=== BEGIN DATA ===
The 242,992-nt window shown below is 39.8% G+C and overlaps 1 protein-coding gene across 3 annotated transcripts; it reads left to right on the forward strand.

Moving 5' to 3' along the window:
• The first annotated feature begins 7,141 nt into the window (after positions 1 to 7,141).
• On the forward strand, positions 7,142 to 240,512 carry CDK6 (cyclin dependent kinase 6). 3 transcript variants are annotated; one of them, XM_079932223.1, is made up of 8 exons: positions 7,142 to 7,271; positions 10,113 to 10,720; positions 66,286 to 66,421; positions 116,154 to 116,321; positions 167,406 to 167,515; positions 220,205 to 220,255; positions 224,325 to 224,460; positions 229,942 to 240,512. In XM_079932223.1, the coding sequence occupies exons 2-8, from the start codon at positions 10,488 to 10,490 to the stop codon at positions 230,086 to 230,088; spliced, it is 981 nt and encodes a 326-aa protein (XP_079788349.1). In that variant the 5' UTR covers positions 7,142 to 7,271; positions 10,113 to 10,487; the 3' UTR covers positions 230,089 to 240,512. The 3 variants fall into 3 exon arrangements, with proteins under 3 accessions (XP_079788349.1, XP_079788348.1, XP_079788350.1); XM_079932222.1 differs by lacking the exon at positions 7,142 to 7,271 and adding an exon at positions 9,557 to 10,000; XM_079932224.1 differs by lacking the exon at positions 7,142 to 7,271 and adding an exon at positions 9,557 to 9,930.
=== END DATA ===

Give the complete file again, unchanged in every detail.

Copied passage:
The 242,992-nt window shown below is 39.8% G+C and overlaps 1 protein-coding gene across 3 annotated transcripts; it reads left to right on the forward strand.

Moving 5' to 3' along the window:
• The first annotated feature begins 7,141 nt into the window (after positions 1 to 7,141).
• On the forward strand, positions 7,142 to 240,512 carry CDK6 (cyclin dependent kinase 6). 3 transcript variants are annotated; one of them, XM_079932223.1, is made up of 8 exons: positions 7,142 to 7,271; positions 10,113 to 10,720; positions 66,286 to 66,421; positions 116,154 to 116,321; positions 167,406 to 167,515; positions 220,205 to 220,255; positions 224,325 to 224,460; positions 229,942 to 240,512. In XM_079932223.1, the coding sequence occupies exons 2-8, from the start codon at positions 10,488 to 10,490 to the stop codon at positions 230,086 to 230,088; spliced, it is 981 nt and encodes a 326-aa protein (XP_079788349.1). In that variant the 5' UTR covers positions 7,142 to 7,271; positions 10,113 to 10,487; the 3' UTR covers positions 230,089 to 240,512. The 3 variants fall into 3 exon arrangements, with proteins under 3 accessions (XP_079788349.1, XP_079788348.1, XP_079788350.1); XM_079932222.1 differs by lacking the exon at positions 7,142 to 7,271 and adding an exon at positions 9,557 to 10,000; XM_079932224.1 differs by lacking the exon at positions 7,142 to 7,271 and adding an exon at positions 9,557 to 9,930.